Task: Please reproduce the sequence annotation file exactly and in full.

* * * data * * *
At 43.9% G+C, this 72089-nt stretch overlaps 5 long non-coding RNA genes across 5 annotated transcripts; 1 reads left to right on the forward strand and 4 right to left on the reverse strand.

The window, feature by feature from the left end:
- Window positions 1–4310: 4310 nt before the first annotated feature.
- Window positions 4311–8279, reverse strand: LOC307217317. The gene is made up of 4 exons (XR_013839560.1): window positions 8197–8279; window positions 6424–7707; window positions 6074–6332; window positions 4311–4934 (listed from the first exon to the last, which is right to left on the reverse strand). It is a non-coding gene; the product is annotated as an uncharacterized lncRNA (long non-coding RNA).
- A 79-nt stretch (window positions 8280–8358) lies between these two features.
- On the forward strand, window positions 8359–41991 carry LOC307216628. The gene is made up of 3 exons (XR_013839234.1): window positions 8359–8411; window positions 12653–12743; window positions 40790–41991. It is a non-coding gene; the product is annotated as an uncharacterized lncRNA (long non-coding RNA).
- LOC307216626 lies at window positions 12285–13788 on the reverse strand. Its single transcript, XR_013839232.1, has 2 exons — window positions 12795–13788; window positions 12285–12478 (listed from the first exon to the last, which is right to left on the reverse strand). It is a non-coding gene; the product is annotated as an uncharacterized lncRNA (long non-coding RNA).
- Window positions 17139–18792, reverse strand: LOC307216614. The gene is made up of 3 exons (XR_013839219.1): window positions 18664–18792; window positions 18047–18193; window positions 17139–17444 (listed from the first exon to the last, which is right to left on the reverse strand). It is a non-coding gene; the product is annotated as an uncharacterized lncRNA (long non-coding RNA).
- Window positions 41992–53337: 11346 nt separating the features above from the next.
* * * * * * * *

At 43.9% G+C, this 72089-nt stretch overlaps 5 long non-coding RNA genes across 5 annotated transcripts; 1 reads left to right on the forward strand and 4 right to left on the reverse strand.

The window, feature by feature from the left end:
- Window positions 1–4310: 4310 nt before the first annotated feature.
- Window positions 4311–8279, reverse strand: LOC307217317. The gene is made up of 4 exons (XR_013839560.1): window positions 8197–8279; window positions 6424–7707; window positions 6074–6332; window positions 4311–4934 (listed from the first exon to the last, which is right to left on the reverse strand). It is a non-coding gene; the product is annotated as an uncharacterized lncRNA (long non-coding RNA).
- A 79-nt stretch (window positions 8280–8358) lies between these two features.
- On the forward strand, window positions 8359–41991 carry LOC307216628. The gene is made up of 3 exons (XR_013839234.1): window positions 8359–8411; window positions 12653–12743; window positions 40790–41991. It is a non-coding gene; the product is annotated as an uncharacterized lncRNA (long non-coding RNA).
- LOC307216626 lies at window positions 12285–13788 on the reverse strand. Its single transcript, XR_013839232.1, has 2 exons — window positions 12795–13788; window positions 12285–12478 (listed from the first exon to the last, which is right to left on the reverse strand). It is a non-coding gene; the product is annotated as an uncharacterized lncRNA (long non-coding RNA).
- Window positions 17139–18792, reverse strand: LOC307216614. The gene is made up of 3 exons (XR_013839219.1): window positions 18664–18792; window positions 18047–18193; window positions 17139–17444 (listed from the first exon to the last, which is right to left on the reverse strand). It is a non-coding gene; the product is annotated as an uncharacterized lncRNA (long non-coding RNA).
- Window positions 41992–53337: 11346 nt separating the features above from the next.